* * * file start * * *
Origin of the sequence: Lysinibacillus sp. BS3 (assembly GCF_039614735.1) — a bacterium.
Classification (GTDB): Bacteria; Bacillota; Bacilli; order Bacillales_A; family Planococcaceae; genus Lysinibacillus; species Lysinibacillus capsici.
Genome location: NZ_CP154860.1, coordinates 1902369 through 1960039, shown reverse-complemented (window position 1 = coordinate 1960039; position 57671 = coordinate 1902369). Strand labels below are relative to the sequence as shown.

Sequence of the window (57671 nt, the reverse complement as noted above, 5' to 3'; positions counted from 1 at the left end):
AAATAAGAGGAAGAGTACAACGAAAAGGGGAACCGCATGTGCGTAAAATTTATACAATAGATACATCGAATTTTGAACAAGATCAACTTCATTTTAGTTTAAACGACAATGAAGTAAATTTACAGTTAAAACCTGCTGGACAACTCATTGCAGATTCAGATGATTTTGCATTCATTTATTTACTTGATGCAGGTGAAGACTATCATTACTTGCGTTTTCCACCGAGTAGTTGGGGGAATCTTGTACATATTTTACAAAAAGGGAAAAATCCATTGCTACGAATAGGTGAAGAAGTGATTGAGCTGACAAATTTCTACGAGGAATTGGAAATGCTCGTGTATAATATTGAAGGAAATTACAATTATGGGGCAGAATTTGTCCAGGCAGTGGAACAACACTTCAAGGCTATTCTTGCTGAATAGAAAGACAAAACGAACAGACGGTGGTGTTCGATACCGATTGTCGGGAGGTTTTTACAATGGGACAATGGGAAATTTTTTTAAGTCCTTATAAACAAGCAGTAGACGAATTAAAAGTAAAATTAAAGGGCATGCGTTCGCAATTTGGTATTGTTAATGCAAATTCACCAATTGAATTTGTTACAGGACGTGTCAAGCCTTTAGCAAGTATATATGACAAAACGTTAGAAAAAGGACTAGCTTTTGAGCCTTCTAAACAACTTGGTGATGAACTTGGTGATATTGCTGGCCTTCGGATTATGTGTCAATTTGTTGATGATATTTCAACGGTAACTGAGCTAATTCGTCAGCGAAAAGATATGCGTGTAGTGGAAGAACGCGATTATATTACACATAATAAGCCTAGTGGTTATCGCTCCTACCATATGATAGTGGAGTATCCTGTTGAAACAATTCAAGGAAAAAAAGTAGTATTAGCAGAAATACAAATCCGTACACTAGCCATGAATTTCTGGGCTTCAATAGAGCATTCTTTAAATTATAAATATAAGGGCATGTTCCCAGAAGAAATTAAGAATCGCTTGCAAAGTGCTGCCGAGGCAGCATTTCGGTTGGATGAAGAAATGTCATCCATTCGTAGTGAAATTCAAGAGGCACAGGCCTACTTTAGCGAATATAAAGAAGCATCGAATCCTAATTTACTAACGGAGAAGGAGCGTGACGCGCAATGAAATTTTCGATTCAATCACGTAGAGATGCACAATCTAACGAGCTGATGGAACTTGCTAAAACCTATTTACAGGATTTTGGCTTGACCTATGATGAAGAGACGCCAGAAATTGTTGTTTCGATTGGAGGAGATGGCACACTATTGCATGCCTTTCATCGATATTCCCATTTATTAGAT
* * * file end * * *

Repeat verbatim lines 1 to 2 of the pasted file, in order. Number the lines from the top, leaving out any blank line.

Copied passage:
Origin of the sequence: Lysinibacillus sp. BS3 (assembly GCF_039614735.1) — a bacterium.
Classification (GTDB): Bacteria; Bacillota; Bacilli; order Bacillales_A; family Planococcaceae; genus Lysinibacillus; species Lysinibacillus capsici.